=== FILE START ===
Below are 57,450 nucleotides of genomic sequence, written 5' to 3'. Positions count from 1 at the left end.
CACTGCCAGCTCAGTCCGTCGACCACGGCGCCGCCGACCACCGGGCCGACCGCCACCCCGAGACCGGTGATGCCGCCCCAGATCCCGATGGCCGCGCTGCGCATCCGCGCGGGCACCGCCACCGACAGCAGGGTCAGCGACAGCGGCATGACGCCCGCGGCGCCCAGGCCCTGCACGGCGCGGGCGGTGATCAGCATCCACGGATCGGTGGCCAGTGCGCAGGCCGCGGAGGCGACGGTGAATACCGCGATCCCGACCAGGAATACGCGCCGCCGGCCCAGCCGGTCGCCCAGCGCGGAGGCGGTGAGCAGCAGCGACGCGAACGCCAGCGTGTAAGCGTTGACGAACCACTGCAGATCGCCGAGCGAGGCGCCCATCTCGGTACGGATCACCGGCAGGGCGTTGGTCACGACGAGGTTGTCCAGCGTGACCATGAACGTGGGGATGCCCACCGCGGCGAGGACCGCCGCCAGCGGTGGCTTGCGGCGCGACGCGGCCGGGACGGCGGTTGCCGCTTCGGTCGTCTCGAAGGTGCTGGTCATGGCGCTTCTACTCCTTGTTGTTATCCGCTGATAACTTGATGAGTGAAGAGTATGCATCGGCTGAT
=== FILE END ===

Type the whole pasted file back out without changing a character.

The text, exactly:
Below are 57,450 nucleotides of genomic sequence, written 5' to 3'. Positions count from 1 at the left end.
CACTGCCAGCTCAGTCCGTCGACCACGGCGCCGCCGACCACCGGGCCGACCGCCACCCCGAGACCGGTGATGCCGCCCCAGATCCCGATGGCCGCGCTGCGCATCCGCGCGGGCACCGCCACCGACAGCAGGGTCAGCGACAGCGGCATGACGCCCGCGGCGCCCAGGCCCTGCACGGCGCGGGCGGTGATCAGCATCCACGGATCGGTGGCCAGTGCGCAGGCCGCGGAGGCGACGGTGAATACCGCGATCCCGACCAGGAATACGCGCCGCCGGCCCAGCCGGTCGCCCAGCGCGGAGGCGGTGAGCAGCAGCGACGCGAACGCCAGCGTGTAAGCGTTGACGAACCACTGCAGATCGCCGAGCGAGGCGCCCATCTCGGTACGGATCACCGGCAGGGCGTTGGTCACGACGAGGTTGTCCAGCGTGACCATGAACGTGGGGATGCCCACCGCGGCGAGGACCGCCGCCAGCGGTGGCTTGCGGCGCGACGCGGCCGGGACGGCGGTTGCCGCTTCGGTCGTCTCGAAGGTGCTGGTCATGGCGCTTCTACTCCTTGTTGTTATCCGCTGATAACTTGATGAGTGAAGAGTATGCATCGGCTGAT